Last week the Marlborough Town Board approved a resolution to authorize Supervisor Scott Corcoran to sign the application and agreements required by the Empire State Development Corporation [ESDC] to receive grant funding under the Restore New York Communities Initiative Municipal Grant Program.
The New York State Website states that, “Restore New York supports municipal revitalization efforts across the state, helping to remove blight, reinvigorate downtowns, and generate economic opportunity in communities statewide. The program, administered by Empire State Development, is designed to help local governments revitalize their communities and encourage commercial investment, improve the local housing stock, put properties back on the tax rolls and increase the local tax base.”
Gov. Kathy Hochul said, “These Restore New York grants will help to re-imagine downtowns across our state and transform vacant, blighted and underutilized buildings into vibrant community anchors [while] ensuring that New York State continues to be a place where people come to live, work and raise their families.”
After considering several proposals, the Marlborough Town Board decided to name the Milton Restoration Initiative project in their grant application to the ESDC. The project has been proposed by developer Robert Pollock, owner of Buttermilk Falls, in a public/private partnership with the town and through the grant application process, the town is hoping to receive $2 million.
The objective of the Milton Restoration project is to revitalize Main Street by providing 8 commercial/retail spaces on the first floor and 32 one-bedroom apartments on the second floor at an estimated cost of $8 million. This is an 18 month construction schedule and will be built on the west side of Main Street from the Milton Post Office, south to Milton Turnpike.
Corcoran said this project aligns with Marlborough’s Economic Development strategies and with the town’s Comprehensive Plan. The approval resolution states that this project, “is consistent with all existing local plans, the proposed financing is appropriate for the project and will facilitate effective and efficient use of existing and future public resources, so as to promote both economic development and preservation of community resources. In addition, the [Milton] project develops and enhances infrastructure and/or other facilities in a manner that will attract, create and sustain employment opportunities in the Town of Marlborough.”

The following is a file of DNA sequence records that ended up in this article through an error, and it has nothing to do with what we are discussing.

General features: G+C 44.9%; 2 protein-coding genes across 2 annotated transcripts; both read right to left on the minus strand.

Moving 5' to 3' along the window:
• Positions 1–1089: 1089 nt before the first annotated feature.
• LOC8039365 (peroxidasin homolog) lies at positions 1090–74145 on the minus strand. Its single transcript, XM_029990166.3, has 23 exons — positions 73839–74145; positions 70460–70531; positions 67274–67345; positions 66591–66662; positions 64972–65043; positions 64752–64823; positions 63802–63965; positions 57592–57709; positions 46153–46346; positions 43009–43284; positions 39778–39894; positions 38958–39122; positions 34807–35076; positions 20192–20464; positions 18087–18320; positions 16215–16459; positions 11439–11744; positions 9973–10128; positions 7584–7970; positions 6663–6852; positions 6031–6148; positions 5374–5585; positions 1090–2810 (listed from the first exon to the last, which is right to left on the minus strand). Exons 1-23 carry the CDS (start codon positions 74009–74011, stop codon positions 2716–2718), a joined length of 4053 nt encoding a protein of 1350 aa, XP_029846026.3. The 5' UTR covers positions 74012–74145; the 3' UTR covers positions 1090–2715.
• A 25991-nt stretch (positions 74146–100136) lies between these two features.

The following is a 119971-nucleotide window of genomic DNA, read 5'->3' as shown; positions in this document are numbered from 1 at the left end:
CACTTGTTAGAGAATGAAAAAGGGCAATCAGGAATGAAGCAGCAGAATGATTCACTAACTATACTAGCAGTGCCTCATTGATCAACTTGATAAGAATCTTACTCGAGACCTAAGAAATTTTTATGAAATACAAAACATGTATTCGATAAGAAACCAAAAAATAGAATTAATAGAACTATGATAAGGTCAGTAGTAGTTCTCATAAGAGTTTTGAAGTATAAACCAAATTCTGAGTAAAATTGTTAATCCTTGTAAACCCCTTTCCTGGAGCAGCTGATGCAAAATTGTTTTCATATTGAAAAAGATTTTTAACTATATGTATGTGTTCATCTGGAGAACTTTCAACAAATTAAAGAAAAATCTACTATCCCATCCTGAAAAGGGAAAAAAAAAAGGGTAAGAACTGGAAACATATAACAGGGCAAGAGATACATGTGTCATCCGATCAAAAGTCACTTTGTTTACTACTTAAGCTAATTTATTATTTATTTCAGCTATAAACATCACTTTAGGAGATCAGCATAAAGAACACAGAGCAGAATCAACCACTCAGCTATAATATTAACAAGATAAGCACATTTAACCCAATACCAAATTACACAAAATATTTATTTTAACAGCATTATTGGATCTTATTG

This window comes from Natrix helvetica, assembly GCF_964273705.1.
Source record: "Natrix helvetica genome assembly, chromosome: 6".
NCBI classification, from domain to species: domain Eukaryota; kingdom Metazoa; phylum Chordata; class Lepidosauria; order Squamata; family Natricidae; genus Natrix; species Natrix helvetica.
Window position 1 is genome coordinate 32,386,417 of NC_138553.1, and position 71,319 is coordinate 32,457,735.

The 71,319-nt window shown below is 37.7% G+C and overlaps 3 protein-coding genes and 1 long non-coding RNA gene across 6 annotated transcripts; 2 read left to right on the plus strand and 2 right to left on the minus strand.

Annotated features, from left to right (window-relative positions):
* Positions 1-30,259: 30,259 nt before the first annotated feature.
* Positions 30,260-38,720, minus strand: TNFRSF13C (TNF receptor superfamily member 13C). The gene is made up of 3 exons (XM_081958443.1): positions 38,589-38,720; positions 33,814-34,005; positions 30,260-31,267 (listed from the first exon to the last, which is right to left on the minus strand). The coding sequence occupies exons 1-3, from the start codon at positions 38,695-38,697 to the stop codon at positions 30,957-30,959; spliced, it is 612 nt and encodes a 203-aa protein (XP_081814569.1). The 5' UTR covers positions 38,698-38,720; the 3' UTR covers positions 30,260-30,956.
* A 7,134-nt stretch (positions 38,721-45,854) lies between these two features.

In answering a question from resident Mici Simonofsky, Corcoran said that if they receive the $2 million grant, “it comes through the town and it gets distributed to Mr. Pollock as the project proceeds, just like any other grant. They have to complete certain stages and then the money is released. There are also administrative costs that the town receives for doing that to pay for our time and our efforts.”
Corcoran said at 9 Dock Road Pollock also plans to restore a house barn to create housing, artist work spaces and garages for a total of 5,616 sq/ft at a projected cost of $500,000, with a 12 month construction phase. Presently, it is in the architectural planning stage.
Plans are also underway to restore and renovate the St James Church and Rectory/offices at 10 and 12 Main Street. The goal is to create a mixed use building for workforce housing, artists’ lofts and retail commercial space of 10,000 sq/ft, with a price tag of about $800,000. This is also in the architectural/engineering stage.
Corcoran said the Town Board believes theses efforts are, “a plus, plus for the community and a plus, plus for the Hamlet of Milton, so whatever we can do to help this project, we’re going to try to do.”